Other reports from the time were equally inaccurate. An account in Life magazine from 1972 states that she made her getaway after building a raft of vines and branches — perhaps something you’d ordinarily see in an adventure film.
And, the German weekly, Stern, showed her eating a cake she found in the wreckage, in the process, the New York Times reports, implying “that she was arrogant and unfeeling” about the event.
Werner Herzog – the famed German film director who was meant to be on the same ill-fated flight but changed plans at the last minute – talked Dr Diller into travelling to the crash site in Peru to revisit that fateful day.
The end product, a film called Wings of Hope, saw her recount in gruesome detail the moment she, on the fourth day in the jungle, came across a row of seats in which a woman and two men were still strapped, having landed headfirst with such force they were buried three feet into the ground, legs jutting into the sky.
She told the publication: “It was horrifying. I didn’t want to touch them, but I wanted to make sure that the woman wasn’t my mother. I grabbed a stick and turned one of her feet carefully so I could see the toenails. They were polished, and I took a deep breath. My mother never used polish on her nails.”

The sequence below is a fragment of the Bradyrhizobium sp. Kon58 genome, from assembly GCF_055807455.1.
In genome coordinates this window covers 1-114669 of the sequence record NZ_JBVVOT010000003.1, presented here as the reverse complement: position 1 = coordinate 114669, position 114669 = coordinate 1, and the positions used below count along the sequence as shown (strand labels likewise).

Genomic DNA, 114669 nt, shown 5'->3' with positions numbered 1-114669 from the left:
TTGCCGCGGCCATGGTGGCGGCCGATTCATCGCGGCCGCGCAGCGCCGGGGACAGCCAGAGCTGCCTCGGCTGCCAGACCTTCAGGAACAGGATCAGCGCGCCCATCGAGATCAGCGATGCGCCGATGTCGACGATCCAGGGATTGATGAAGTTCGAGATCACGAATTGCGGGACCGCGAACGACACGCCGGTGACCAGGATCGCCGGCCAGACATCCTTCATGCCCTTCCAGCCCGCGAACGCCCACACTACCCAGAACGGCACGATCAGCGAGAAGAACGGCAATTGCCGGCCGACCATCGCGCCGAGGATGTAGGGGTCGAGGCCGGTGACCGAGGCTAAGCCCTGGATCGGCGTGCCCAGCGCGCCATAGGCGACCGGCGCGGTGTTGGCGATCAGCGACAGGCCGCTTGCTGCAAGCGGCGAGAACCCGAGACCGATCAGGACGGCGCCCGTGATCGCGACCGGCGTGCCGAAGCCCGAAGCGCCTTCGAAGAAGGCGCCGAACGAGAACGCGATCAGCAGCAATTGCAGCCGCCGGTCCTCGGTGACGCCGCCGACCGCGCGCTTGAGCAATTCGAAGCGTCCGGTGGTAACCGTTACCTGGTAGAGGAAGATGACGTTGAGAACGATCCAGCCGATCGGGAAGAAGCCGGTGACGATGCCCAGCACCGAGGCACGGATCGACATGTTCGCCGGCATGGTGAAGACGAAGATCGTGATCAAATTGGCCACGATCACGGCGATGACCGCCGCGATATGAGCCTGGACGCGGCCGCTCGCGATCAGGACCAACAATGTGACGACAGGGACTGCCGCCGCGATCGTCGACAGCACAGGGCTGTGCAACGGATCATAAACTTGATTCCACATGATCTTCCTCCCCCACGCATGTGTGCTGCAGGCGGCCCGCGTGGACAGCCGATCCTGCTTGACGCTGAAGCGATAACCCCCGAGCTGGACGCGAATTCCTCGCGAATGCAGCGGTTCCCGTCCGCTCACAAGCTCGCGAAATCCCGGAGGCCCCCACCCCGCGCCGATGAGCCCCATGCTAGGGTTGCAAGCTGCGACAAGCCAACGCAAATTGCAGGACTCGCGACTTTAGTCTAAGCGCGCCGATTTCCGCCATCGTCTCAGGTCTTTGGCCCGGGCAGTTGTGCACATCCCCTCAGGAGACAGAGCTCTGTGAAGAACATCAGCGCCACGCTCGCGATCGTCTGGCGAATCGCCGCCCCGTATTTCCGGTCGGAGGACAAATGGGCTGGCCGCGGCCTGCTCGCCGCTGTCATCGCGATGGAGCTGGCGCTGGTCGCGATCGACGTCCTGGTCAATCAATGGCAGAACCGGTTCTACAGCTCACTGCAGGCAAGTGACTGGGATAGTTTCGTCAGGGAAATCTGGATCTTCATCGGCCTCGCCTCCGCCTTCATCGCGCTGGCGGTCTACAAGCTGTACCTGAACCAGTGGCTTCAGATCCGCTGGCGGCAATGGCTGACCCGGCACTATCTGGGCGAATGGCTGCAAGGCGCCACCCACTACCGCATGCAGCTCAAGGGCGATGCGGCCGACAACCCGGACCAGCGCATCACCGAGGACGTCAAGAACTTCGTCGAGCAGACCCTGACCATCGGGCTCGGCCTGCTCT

Making the documentary, Dr Diller said, became part of the healing process: “At the time of the crash, no one offered me any formal counselling or psychological help. I had no idea that it was possible to even get help,” she said.
Things are better now, and Panguana is constantly growing, learning more and more about the natural world.
Just last year, under Dr Diller’s oversight, the station increased its outreach to nearby Indigenous communities, offering work, providing financing for a new schoolhouse, and raising awareness about the effects, both short and long-term, that humans have on Earth’s biodiversity.
“Just to have helped people and to have done something for nature means it was good that I was allowed to survive,” she said.
“And for that I am so grateful.”